This is a video from a series I’ve been doing trying to demonstrate single ideas on painting using short films. I thought it was useful to post it now seeing as the landscape season is in full swing and all.
(Cool fact: the video was edited on a Dell mini 10v while sitting in a meadow).
I’ve posted the dates and location for the first of two plein air workshops I hope to do this June. The area around the town of Trevi in Southern Umbria really amazed me for it’s picturesqueness when I was in Spoleto a few years back. I’ve been back a couple of times since then to scout the place out and I feel it has incredible potential for a plein air painting location.
The town is also quite beautiful and without much traffic, if the group is interested in cityscapes.
Picture taken in the center of Trevi this September.
Using the sight-size technique for landscape painting.
There is a lot going on right now in my life and haven’t been posting much. This is just a quick post to help better explain to my weekend landscape students the principle behind using the sight-size method for plein air sketching. In the photo above you can see how the camera was held in a position where the subject is the exact same size in nature as the painting on the panel. When using sight-size in the studio, the painter moves back to view the subject and the painting together from a distance. In the case of sketching the large view of a landscape onto a small panel with the sight-size method, the trick is to make sure your head is always in the right position where the subject ‘fits’ onto the panel. I personally believe many painters do this instinctively without realizing it.
The sight-size method is incredibly useful for landscape painting as it allows the painter to focus on the colors, values and edges, and the shapes almost seem to take care of themselves. For atelier-trained painters especially, who have spent years painting with the sight-size method already, it seems a waste not to continue using it outdoors.
Painting at the Badia a Passignano.
Above is a panoramic photo of Wendy, Takuma and I painting at the Badia a Passignano this weekend.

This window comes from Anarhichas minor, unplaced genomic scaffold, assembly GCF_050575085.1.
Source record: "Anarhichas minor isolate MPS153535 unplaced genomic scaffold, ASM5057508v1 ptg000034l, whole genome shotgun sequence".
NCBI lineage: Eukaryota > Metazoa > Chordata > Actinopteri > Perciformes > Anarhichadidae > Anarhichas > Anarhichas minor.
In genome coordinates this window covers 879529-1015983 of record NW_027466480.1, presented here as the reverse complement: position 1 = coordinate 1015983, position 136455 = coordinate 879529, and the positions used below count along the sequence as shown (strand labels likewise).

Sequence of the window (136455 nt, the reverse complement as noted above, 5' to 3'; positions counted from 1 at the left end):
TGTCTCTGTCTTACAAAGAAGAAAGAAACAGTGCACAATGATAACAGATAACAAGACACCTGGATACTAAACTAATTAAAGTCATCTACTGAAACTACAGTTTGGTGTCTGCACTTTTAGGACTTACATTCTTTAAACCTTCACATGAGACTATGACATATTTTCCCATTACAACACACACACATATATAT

I gave a portrait demonstration two days ago at the Long Island Academy of Fine Art in Riverhead and talked about why sight-size is the best thing to happen to oil painting since lead white. The whole thing was filmed so I’ll try to put up a digital version when I get an edited copy.
For anyone looking for art lessons on Long Island, Jim Daga Albinson and Robert Armetta have done a great job setting up a couple of traditional painting ateliers in Riverhead and Glen Cove. They also get some excellent teachers for short workshops on a regular basis, and I know a few of the Florence Academy instructors will be doing short courses during the summer break this year, for those of you who can’t make it over to Italy.
The other evening Charles Cecil came to our open studio and, as usual, had a few things to say. One of the more interesting was a discussion on the use of temperature terminology when critiquing painting.
According to Charles, critiquing painting using the terms ‘warm’ and ‘cool’ was never done in R. H. Ives Gammell’s studio (where he studied) and is less accurate than describing the actual hue, i.e. too blue, too yellow, etc.
I find that using temperature to describe hue is much easier but not necessarily better. As a teacher, you get an immediate visceral reaction if something is too warm or too cool and it takes a second longer to figure out what the exact hue is. On the other hand, it is, at the end, much more helpful to the student both in the moment, and also in the long term to think in terms of hues and not temperature.
Charles’ exact words on the subject can’t be repeated on a family blog such as this, but I think he has a good point. At any rate, I’m now trying to get back into the habit of correcting student’s work by using hue and not temperature.
Edit: It was just pointed out to me that a quick search of Google books turns up a number of pre-1900 writings on art (notably Eastlake) which mention warm and cool, I still think it is less precise.